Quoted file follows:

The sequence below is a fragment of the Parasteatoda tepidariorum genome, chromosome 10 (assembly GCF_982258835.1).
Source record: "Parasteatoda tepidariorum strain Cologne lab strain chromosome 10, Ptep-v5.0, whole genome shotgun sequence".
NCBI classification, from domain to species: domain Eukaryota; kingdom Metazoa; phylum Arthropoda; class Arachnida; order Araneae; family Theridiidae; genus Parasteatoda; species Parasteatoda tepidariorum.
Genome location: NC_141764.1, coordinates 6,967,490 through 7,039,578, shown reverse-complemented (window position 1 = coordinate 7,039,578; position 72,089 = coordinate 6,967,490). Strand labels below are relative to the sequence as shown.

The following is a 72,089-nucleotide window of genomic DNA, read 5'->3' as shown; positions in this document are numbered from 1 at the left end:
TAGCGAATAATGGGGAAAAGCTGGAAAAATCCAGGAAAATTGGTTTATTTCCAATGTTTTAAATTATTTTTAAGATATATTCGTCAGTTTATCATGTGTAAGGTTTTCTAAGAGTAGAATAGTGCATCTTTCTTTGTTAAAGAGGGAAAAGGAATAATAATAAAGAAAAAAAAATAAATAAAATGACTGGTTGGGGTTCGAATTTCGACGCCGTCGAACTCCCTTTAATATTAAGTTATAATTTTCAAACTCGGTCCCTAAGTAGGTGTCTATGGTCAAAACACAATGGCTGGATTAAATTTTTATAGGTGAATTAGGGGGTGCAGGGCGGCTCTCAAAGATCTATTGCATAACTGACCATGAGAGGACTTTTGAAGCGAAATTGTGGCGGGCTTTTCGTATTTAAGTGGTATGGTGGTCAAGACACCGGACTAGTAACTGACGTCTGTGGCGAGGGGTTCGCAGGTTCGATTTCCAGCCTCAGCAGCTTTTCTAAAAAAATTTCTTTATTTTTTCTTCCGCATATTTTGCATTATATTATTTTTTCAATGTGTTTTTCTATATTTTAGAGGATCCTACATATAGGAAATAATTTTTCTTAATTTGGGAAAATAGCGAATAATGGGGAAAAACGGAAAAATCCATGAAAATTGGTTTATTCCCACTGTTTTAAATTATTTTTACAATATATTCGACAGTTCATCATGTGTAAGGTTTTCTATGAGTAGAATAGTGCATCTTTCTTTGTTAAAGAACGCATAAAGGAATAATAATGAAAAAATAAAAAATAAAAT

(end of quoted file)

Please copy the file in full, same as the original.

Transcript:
The sequence below is a fragment of the Parasteatoda tepidariorum genome, chromosome 10 (assembly GCF_982258835.1).
Source record: "Parasteatoda tepidariorum strain Cologne lab strain chromosome 10, Ptep-v5.0, whole genome shotgun sequence".
NCBI classification, from domain to species: domain Eukaryota; kingdom Metazoa; phylum Arthropoda; class Arachnida; order Araneae; family Theridiidae; genus Parasteatoda; species Parasteatoda tepidariorum.
Genome location: NC_141764.1, coordinates 6,967,490 through 7,039,578, shown reverse-complemented (window position 1 = coordinate 7,039,578; position 72,089 = coordinate 6,967,490). Strand labels below are relative to the sequence as shown.

The following is a 72,089-nucleotide window of genomic DNA, read 5'->3' as shown; positions in this document are numbered from 1 at the left end:
TAGCGAATAATGGGGAAAAGCTGGAAAAATCCAGGAAAATTGGTTTATTTCCAATGTTTTAAATTATTTTTAAGATATATTCGTCAGTTTATCATGTGTAAGGTTTTCTAAGAGTAGAATAGTGCATCTTTCTTTGTTAAAGAGGGAAAAGGAATAATAATAAAGAAAAAAAAATAAATAAAATGACTGGTTGGGGTTCGAATTTCGACGCCGTCGAACTCCCTTTAATATTAAGTTATAATTTTCAAACTCGGTCCCTAAGTAGGTGTCTATGGTCAAAACACAATGGCTGGATTAAATTTTTATAGGTGAATTAGGGGGTGCAGGGCGGCTCTCAAAGATCTATTGCATAACTGACCATGAGAGGACTTTTGAAGCGAAATTGTGGCGGGCTTTTCGTATTTAAGTGGTATGGTGGTCAAGACACCGGACTAGTAACTGACGTCTGTGGCGAGGGGTTCGCAGGTTCGATTTCCAGCCTCAGCAGCTTTTCTAAAAAAATTTCTTTATTTTTTCTTCCGCATATTTTGCATTATATTATTTTTTCAATGTGTTTTTCTATATTTTAGAGGATCCTACATATAGGAAATAATTTTTCTTAATTTGGGAAAATAGCGAATAATGGGGAAAAACGGAAAAATCCATGAAAATTGGTTTATTCCCACTGTTTTAAATTATTTTTACAATATATTCGACAGTTCATCATGTGTAAGGTTTTCTATGAGTAGAATAGTGCATCTTTCTTTGTTAAAGAACGCATAAAGGAATAATAATGAAAAAATAAAAAATAAAAT